King-Sized AVA

Winery proposes to expand Willamette Valley south

A recent proposal to expand the Willamette Valley AVA (American Viticulture Area) by approximately five miles to the south has been “Accepted as perfected,” meaning the petition meets the requirements for boundary expansion, but it is not a guarantee that the Taxation and Trade Bureau (TTB) will proceed with the rulemaking.

David Adelsheim first drew the Willamette Valley AVA boundaries in 1982. According to him, “the basis of the Willamette Valley AVA was less about the water basin — the idea that where rain falls, that water will eventually find its way to the Willamette River — but points that are 1,000-feet elevation. Not all of the AVA lies inside the water basin. Some of the hills on the east side of the AVA flow into the Sandy River, then eventually, the Columbia.”

“Points in between the 1000-foot elevation marks either followed county lines, roads or where just made straight,” continued David.

So why would someone propose a change to the AVA expanding the boundaries approximately five miles to the south where the rain would enter the Siuslaw Slough, making its way to the Siuslaw River and eventually to Florence on the coast?

After all, the more famous sub-AVAs are in the Northwest quadrant, from Hillsboro to just north of Salem. The Willamette Valley has acres and acres of land still available for purchase, even in the most prized areas like the Dundee Hills, Chehalem Mountains and Yamhill-Carlton AVAs, so why petition to expand, and only to the south?

Two words: King Estate.

Oregon’s largest winery, King Estate, located just south of Eugene outside the Willamette Valley AVA, wants to use that nomenclature. Take a look at any of their bottles. They state “Oregon” on them.

“For years, we thought our winery was in the Willamette Valley,” said Steve Thompson, executive vice president of King Estate. “It wasn’t until a survey was done that we realized the winery was actually 50 feet outside the AVA.”

King Estate hired attorney Cary Greene, former chief operating officer of WineAmerica, who is currently with the Northwest’s top law firm, Davis Wright Tremaine LLC, to execute the accepted proposal.

Local geologists Kevin Pogue and Scott Burns also helped write the four-page proposal, stating that in regard to soil, there is no difference between the proposed area and 20 miles north.

When asked if it seems unusual for one client, albeit Oregon’s largest winery to change established maps, Greene said, “We are looking to add less than 1 percent to the current AVA and only the orphaned area in between the already existing Willamette Valley and Umpqua Valley AVAs.”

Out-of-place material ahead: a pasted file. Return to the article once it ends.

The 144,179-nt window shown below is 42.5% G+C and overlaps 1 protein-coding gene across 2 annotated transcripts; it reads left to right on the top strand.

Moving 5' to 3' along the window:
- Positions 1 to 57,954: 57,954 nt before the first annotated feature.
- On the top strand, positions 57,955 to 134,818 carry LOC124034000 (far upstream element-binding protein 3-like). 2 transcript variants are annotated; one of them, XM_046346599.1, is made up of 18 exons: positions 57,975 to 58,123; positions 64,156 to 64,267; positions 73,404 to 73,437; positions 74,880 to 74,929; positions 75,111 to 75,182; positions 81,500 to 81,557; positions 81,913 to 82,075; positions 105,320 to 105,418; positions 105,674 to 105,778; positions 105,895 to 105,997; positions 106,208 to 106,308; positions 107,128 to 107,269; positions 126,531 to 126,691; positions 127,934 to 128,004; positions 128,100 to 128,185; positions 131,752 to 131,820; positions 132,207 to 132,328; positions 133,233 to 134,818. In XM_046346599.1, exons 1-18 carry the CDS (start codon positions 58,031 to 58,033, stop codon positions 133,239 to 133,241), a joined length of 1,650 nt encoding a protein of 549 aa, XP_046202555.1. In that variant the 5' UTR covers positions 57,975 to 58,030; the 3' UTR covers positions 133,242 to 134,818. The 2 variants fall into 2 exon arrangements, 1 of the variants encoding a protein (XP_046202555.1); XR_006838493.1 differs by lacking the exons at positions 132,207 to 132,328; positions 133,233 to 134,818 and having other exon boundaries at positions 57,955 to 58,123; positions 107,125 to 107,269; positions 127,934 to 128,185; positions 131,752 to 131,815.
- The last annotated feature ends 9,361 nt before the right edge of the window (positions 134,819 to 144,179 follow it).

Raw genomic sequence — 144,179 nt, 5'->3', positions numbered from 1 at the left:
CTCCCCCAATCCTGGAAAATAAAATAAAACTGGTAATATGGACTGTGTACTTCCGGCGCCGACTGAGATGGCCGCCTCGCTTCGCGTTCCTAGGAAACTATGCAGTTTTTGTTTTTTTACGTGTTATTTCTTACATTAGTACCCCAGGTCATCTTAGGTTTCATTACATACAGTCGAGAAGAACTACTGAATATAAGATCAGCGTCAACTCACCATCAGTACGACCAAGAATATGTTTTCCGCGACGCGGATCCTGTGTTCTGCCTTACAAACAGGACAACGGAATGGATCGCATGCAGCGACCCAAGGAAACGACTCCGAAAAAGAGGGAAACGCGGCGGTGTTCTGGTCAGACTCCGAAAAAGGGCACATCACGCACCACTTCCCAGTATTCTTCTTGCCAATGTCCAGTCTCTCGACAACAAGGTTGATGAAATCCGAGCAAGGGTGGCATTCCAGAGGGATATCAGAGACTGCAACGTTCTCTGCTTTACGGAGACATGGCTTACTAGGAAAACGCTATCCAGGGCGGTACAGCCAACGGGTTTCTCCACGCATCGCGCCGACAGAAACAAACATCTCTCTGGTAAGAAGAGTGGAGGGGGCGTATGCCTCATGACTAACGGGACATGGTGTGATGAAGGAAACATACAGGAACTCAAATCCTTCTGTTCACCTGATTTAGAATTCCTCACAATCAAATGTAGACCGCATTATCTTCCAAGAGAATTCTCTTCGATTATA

Laurent Montalieu, on the board of directors for the Willamette Valley Wineries Association and owner/winemaker for Soléna Estate, spoke on behalf of the board stating, “The WVWA welcomes the inclusion of high-quality acreage into the AVA. When the lines were initially drawn, an important part of the AVA that shares similar geological characteristics and climate to other parts of the Willamette Valley was not included. Due to this, hundreds of acres of vineyards and a prominent Oregon winery will not be included.”

“In 1982 when we drew up the AVA lines, we had no idea that the southern portion would be such a hotbed of grapegrowing,” Adelsheim added. “King Estate wasn’t established until 1989. The soil in the proposed area is the same; their wines are just like the Willamette Valley, so I have no problem with it. No harm comes to anybody with this change.”

Since the petition was deemed “perfected” by the TTB, the next step comes late July when comments will be heard about the proposal. Finally, if no opposition is found, the petition will be passed around approximately four different desks for three to four months before being ratified.

Writer Robert Volz is a freak about labeling laws and is disappointed that Sour Patch Kids crackers don’t contain actual kids when not running Pour Wine Bar in Portland.


Web Design and Web Development by Buildable